So, you know, oil and gas companies are also a very, you know, prime target when you think also about where they’re going from a technology perspective, when you think about the threat landscape is quite wide and broad. So, there’s lots of opportunities there, both from an I.T. and an OT perspective to make them, they’re quite vulnerable in many aspects.
So, there’s many reasons. You know, part of its financial, part of it is actual economic, and part of it is very much around political. Some of the political things that’s happening in Europe that maybe was not so predominant, you know, two, three years ago. And, you know, we see that coming through all the time with many of our clients being hypersensitive on some of those threats.
KS: Thanks, Owen. And I think it’s interesting to put it into an international context, you know, considering what’s going on at the moment. So, thank you for that answer.
Syed, turning to you, what do you think are the best arguments to justify cybersecurity investments? And actually, how do your clients know whether they’re investments that they’ve made into cybersecurity provide sufficient security for their critical assets?
SB: Thanks, Karolin. To answer that question, you know, well, it depends. It depends on the current maturity stage of the operational technology network. When our clients have put us to justify cybersecurity investment, the first thing that comes to my mind is actually assessments to identify their maturity indicator level. Now, maturity assessments identifies the cyber safety controls that will add maximum value for them. It can be inventory management or vulnerability management for some clients, or it could be our training or building for some other clients.
The short answer is the maturity assessment will identify the best cybersecurity controls that will add maximum value for them and that will in fact justify their cybersecurity investment.
Now to know whether that investment provides sufficient security, it is recommended to conduct another maturity assessment after implementing the proposed cybersecurity controls and confirm if the maturity indicator level actually went high or not. Thank you.
KS: And Owen, back to you. The OT cyber sector is maturing very quickly. Things are moving very fast. What are the main practises that companies are adopting from your point of view?
OR: Hi, yeah. It’s interesting because we see a real, relatively speaking, from what, you know, two years ago was a really immature market. It’s pretty clear the market is maturing to the point where many oil and gas companies are, you know, have invested the money and the resource in developing a strategy and documenting and defining that strategy and ensuring that the OT cybersecurity strategy is something that is, you know, it’s embraced by all members of a should it be a refinery or an offshore platform. They understand the rules of engagement. They understand best practise. You know, the days of coming in with a USB key drive and plugging into your laptop, you know, they’ve all gone many years ago.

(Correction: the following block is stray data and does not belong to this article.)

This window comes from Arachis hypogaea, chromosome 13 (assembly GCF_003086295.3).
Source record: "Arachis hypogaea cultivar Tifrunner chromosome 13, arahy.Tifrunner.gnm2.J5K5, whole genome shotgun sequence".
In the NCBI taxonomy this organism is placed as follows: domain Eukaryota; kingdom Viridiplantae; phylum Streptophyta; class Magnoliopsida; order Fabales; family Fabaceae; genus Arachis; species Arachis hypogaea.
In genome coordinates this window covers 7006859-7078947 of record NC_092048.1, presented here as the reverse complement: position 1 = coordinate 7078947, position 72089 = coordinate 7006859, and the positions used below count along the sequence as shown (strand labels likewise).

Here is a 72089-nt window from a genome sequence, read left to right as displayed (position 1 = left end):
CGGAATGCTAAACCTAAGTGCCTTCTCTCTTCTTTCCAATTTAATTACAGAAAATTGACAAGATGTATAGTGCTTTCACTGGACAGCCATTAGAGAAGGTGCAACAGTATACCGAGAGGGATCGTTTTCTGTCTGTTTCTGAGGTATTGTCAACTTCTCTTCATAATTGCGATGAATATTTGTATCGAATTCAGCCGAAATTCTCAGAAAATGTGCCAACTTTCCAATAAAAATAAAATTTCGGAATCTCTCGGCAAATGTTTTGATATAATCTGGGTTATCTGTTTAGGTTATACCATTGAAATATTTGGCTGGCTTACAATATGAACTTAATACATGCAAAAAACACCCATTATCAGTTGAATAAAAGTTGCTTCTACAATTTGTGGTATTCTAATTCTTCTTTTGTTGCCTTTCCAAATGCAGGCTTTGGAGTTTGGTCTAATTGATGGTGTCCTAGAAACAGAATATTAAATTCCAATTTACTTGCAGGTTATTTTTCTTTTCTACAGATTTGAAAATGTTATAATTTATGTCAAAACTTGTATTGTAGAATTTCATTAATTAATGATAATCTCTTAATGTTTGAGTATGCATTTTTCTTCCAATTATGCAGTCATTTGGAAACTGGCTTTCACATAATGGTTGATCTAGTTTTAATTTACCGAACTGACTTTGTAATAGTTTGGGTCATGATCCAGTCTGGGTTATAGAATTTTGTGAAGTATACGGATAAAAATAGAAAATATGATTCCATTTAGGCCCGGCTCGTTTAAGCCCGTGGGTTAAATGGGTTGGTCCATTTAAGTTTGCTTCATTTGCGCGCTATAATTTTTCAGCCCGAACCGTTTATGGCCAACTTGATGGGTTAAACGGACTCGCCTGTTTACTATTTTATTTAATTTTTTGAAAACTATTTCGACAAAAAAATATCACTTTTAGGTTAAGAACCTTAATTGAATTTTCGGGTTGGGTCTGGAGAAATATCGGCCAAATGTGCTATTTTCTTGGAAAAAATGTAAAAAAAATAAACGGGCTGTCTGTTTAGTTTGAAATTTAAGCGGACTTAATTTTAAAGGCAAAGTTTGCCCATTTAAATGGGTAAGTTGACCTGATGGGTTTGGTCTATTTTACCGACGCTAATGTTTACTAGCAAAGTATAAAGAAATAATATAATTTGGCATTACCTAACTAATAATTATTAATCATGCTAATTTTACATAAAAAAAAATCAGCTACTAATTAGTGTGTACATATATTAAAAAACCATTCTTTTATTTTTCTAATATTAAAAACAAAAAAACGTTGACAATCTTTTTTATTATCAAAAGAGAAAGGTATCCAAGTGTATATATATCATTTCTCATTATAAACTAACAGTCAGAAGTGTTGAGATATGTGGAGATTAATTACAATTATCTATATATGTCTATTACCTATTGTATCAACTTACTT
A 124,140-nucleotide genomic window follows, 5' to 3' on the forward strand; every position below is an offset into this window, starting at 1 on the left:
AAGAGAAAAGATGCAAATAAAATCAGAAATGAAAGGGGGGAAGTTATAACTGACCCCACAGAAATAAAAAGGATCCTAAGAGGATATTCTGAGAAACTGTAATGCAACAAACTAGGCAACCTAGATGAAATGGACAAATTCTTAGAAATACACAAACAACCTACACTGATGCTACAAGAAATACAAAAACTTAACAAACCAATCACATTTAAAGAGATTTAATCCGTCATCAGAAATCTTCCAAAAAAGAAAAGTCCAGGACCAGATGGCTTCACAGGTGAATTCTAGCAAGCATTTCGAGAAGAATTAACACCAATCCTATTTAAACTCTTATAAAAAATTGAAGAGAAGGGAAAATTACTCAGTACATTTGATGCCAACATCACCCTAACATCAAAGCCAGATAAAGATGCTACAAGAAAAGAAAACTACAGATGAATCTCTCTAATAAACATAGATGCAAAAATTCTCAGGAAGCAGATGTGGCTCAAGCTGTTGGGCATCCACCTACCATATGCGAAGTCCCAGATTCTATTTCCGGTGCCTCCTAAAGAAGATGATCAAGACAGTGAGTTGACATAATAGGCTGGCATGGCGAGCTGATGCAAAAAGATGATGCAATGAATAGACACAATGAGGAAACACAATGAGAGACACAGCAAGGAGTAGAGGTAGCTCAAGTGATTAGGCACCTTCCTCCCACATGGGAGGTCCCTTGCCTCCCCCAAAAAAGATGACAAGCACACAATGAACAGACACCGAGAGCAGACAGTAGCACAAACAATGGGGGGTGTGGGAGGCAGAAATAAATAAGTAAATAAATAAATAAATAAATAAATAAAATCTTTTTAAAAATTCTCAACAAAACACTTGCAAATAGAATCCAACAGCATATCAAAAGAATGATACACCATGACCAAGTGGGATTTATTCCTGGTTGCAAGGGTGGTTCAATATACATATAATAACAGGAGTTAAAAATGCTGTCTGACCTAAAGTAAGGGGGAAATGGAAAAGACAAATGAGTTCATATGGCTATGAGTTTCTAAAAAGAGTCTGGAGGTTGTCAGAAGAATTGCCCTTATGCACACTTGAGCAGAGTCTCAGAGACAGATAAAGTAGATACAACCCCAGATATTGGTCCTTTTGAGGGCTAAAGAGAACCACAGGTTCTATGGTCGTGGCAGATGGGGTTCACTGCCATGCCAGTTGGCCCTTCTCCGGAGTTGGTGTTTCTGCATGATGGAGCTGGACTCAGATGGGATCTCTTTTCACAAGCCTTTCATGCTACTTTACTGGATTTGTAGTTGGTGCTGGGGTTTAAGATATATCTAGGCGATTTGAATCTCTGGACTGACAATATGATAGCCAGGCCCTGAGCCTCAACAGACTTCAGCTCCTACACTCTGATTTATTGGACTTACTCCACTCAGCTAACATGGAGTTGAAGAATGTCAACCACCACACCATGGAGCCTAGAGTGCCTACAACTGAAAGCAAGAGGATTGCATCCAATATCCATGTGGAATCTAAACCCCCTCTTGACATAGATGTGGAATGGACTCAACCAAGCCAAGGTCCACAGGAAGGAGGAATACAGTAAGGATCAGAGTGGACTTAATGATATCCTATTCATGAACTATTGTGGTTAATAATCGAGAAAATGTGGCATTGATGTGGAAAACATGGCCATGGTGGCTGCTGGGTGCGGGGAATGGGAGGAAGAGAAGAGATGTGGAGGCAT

But essentially, you know, to my point, it’s a journey. So many of our many of the companies that we work with realise that there’s no silver bullet. There’s no silver bullet from a product perspective. There’s no real silver bullet from a persona perspective that, you know, you need a variety of people to help you, not just from a OT cybersecurity perspective, but also from an industrial control system perspective that, you know, your team understand the processes that are involved. They understand or at least have knowledge of the standards that you need to apply. And this is what we’re seeing in the marketplace.
And to my point that there’s no silver bullet from a product perspective or a solution perspective, they have to very often deploy a number of different types of solutions. You know, should it be a real time solution with a solution such as Hexagon, where it’s very much around, you know, backups, configuration management, inventory management. So, there’s a multitude of solutions that are required. And this has very much changed from where the market has been where many of our clients may have considered, “Hey, I’m going to buy. This one solution’s going to solve all my problems.” Many, you know, they all now realise that’s not best practise and it’s not to be relied upon, particularly when we think about, you know, the number of threats that are coming out at the moment.
You know, just recently this morning, I see that at Tata Steel, for example, you know, got hit with a significant ransomware incident. So, this is happening all the time. And, you know, the incidents that we are seeing and we’re hearing about in the press are, you know, very much a small number. It’s the iceberg situation where, you know, most of it’s under the water. And same thing with OT cybersecurity threats and incidences that many of them are actually going unreported for obvious reasons. But as I said, many of our customers are saying this is a journey and it’s a journey that never stops, essentially, because, you know, the bad boys are never stopping. They’re constantly developing new ideas and new ways to attack. And, you know, should that be an insider threat—it could be a worker or a cleaner or it could be somebody that’s getting access to the offices of a refinery, or it could be a nation state. But, you know, we are seeing a variety of different threats coming through with our customers.
KS: And Syed, turning back to you, typically, what are your clients most important assets and what do you recommend to them how they can best protect this critical infrastructure?